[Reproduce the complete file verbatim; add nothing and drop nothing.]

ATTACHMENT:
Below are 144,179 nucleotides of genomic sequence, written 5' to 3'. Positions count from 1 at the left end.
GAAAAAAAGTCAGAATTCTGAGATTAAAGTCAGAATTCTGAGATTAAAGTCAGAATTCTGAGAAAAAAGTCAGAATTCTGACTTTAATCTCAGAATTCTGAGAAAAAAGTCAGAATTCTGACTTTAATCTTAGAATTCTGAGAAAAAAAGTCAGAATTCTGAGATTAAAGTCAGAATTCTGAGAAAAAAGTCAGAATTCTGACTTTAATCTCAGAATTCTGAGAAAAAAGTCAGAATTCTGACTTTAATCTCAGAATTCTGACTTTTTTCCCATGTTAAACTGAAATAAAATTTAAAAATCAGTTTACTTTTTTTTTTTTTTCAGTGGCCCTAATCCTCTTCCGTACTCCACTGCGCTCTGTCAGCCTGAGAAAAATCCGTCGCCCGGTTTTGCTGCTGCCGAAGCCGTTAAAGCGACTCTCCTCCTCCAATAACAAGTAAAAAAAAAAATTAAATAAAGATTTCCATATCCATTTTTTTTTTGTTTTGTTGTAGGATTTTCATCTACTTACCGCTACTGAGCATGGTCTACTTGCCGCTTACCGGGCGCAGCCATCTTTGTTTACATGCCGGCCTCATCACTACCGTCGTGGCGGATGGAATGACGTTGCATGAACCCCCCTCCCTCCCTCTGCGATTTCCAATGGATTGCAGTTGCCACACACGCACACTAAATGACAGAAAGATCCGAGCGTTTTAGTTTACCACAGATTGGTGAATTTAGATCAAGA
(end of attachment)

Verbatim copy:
Below are 144,179 nucleotides of genomic sequence, written 5' to 3'. Positions count from 1 at the left end.
GAAAAAAAGTCAGAATTCTGAGATTAAAGTCAGAATTCTGAGATTAAAGTCAGAATTCTGAGAAAAAAGTCAGAATTCTGACTTTAATCTCAGAATTCTGAGAAAAAAGTCAGAATTCTGACTTTAATCTTAGAATTCTGAGAAAAAAAGTCAGAATTCTGAGATTAAAGTCAGAATTCTGAGAAAAAAGTCAGAATTCTGACTTTAATCTCAGAATTCTGAGAAAAAAGTCAGAATTCTGACTTTAATCTCAGAATTCTGACTTTTTTCCCATGTTAAACTGAAATAAAATTTAAAAATCAGTTTACTTTTTTTTTTTTTTCAGTGGCCCTAATCCTCTTCCGTACTCCACTGCGCTCTGTCAGCCTGAGAAAAATCCGTCGCCCGGTTTTGCTGCTGCCGAAGCCGTTAAAGCGACTCTCCTCCTCCAATAACAAGTAAAAAAAAAAATTAAATAAAGATTTCCATATCCATTTTTTTTTTGTTTTGTTGTAGGATTTTCATCTACTTACCGCTACTGAGCATGGTCTACTTGCCGCTTACCGGGCGCAGCCATCTTTGTTTACATGCCGGCCTCATCACTACCGTCGTGGCGGATGGAATGACGTTGCATGAACCCCCCTCCCTCCCTCTGCGATTTCCAATGGATTGCAGTTGCCACACACGCACACTAAATGACAGAAAGATCCGAGCGTTTTAGTTTACCACAGATTGGTGAATTTAGATCAAGA